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Saturday, 4 April 2015

The Trials & Tribulations Of Making A Top Hat: Part 1

So here is the post I promised you regarding the making of my top hat. I've decided to split the post in to two parts as otherwise it will end up as a very long post. So there will be this post that will be the making of the hat and then another post about the adding of the felt etc.

So first and foremost here are the locations of my inspiration when it came to making this hat - a video by Pins and Things and a post from Lost Wax.

So I didn't follow these tutorials exactly. And now that I have finished the hat there are things that I would do slightly differently if I ever made another one (because who doesn't want multiple top hats?).

So first I followed the video however I made the hat out of paper first to make sure it fit. That way I could also check how tall the hat was going to be and if it looked alright on me. The main measurement you need is the circumference of your head. I think I made the hat 7 inches tall and then cut it down. I also used inspiration from the Lost Wax post to shape the bottom of the main part of the hat.

This is the part to work out your main problems - make sure the brim is going to fit the bottom of the hat given that the hat isn't just a flat oval (oh yeah I forgot to mention I made the hat oval shaped not round... but we are still in the prototype stages of this post). Now here is what I would have done marginally different if I made another one - although the prototype fits fine the finished product is a little bit tight on my head. So I reckon I'd increase the circumference by about an inch or so.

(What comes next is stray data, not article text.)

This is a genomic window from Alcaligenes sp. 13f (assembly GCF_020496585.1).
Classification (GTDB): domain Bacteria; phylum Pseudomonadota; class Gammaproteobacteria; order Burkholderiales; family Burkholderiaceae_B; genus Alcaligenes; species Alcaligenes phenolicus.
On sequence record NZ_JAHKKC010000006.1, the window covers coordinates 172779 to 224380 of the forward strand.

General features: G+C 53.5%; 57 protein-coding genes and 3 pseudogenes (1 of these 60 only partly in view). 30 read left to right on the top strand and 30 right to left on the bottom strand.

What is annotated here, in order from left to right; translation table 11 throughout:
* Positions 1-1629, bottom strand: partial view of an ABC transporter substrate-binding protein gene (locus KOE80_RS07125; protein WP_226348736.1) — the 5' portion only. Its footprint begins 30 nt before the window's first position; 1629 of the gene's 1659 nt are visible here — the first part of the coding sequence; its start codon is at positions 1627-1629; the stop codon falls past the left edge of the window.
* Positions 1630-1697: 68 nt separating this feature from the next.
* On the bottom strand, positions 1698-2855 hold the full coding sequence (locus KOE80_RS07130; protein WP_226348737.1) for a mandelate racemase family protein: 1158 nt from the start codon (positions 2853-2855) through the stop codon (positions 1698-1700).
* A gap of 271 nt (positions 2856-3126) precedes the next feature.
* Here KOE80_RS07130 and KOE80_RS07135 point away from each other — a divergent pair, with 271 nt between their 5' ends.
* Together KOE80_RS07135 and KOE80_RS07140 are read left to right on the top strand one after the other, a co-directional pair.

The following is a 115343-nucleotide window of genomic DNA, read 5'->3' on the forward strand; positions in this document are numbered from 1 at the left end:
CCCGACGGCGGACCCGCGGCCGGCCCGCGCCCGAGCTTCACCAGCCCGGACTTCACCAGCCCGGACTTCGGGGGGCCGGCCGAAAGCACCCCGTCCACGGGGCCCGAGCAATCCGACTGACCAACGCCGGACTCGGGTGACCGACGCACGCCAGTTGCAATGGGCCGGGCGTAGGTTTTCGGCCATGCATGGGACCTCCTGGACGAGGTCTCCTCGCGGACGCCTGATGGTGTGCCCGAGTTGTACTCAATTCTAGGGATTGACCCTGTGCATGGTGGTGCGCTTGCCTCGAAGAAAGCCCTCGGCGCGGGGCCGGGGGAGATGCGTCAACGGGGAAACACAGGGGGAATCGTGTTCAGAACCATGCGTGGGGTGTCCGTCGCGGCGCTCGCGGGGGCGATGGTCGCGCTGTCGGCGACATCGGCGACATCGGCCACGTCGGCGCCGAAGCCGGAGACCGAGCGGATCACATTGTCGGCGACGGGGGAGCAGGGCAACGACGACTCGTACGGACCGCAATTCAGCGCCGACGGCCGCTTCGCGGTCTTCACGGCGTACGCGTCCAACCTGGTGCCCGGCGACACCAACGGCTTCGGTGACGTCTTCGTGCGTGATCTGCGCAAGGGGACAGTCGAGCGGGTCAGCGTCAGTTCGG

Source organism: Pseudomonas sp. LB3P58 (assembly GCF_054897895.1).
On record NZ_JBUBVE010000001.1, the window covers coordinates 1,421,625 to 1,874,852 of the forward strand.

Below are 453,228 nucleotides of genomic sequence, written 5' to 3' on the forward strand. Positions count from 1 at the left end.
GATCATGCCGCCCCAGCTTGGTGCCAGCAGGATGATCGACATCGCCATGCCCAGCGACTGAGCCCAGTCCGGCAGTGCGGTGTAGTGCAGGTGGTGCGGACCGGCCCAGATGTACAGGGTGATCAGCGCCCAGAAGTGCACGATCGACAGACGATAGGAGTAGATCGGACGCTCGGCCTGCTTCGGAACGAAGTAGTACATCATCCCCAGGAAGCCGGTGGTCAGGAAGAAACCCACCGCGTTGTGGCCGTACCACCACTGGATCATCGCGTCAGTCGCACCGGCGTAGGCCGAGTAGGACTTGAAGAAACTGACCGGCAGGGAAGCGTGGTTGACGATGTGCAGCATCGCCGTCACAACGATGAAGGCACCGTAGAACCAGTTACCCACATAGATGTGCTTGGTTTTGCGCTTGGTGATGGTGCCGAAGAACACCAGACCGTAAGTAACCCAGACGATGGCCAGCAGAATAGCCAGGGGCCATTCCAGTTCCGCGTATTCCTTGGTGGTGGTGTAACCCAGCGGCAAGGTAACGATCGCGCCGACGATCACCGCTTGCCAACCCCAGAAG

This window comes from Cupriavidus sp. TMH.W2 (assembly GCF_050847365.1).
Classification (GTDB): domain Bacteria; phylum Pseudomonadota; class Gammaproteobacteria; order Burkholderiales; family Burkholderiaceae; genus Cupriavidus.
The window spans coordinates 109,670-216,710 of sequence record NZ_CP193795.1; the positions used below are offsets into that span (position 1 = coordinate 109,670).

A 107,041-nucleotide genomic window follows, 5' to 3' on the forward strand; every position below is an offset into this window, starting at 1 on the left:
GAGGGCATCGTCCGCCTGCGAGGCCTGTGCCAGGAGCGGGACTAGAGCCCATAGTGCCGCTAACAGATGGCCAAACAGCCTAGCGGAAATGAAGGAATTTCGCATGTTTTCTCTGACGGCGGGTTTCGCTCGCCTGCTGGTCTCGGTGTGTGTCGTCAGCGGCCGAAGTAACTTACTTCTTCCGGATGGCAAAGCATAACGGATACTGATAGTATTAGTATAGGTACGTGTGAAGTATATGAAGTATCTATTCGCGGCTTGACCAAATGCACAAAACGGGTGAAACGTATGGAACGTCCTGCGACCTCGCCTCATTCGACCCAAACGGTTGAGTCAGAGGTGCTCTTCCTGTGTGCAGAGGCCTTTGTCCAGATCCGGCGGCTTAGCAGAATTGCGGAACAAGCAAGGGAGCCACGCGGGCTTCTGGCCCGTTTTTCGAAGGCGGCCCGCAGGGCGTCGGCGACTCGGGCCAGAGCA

So once you have got the paper hat correct and how you want it you then have to take it apart again. This will give you your template pieces.

I started off by forgetting about the brim for a while. I made the main body of the hat and stuck the top on. I mainly used tape with a bit of white glue (although when I go to the felt stage I did zip round the inside with my glue gun just to be sure).

This is where the template comes in useful as I don't think I could have down the curve free hand and got it even on both sides.

So then we move on to the brim. I cut my brim so that the corrugated cardboard would roll with the hat (for want of a better description). So you want to cut it so the corrugations (is that what they're called) went across the hat. Because even cutting the cardboard in that direction the brim will fight you whilst you try to attach it to the hat - so I can only imagine what it's like trying to get it on if the corrugations (there's that word again) run the other way. Of course if you don't put the curve in I don't think it really matters which way you cut the brim. I then bent the sides of the brim up slightly to give it some more shape.

It was at this point that I decided the brim was too wide, so I trimmed about half an inch off it. In my opinion this made the sides, where I bent them look a little better.


So that is the actual hat finished. At this point you could just paint it or cover it in something. I chose to cover mine in felt, which we will cover in part 2 - click here for that.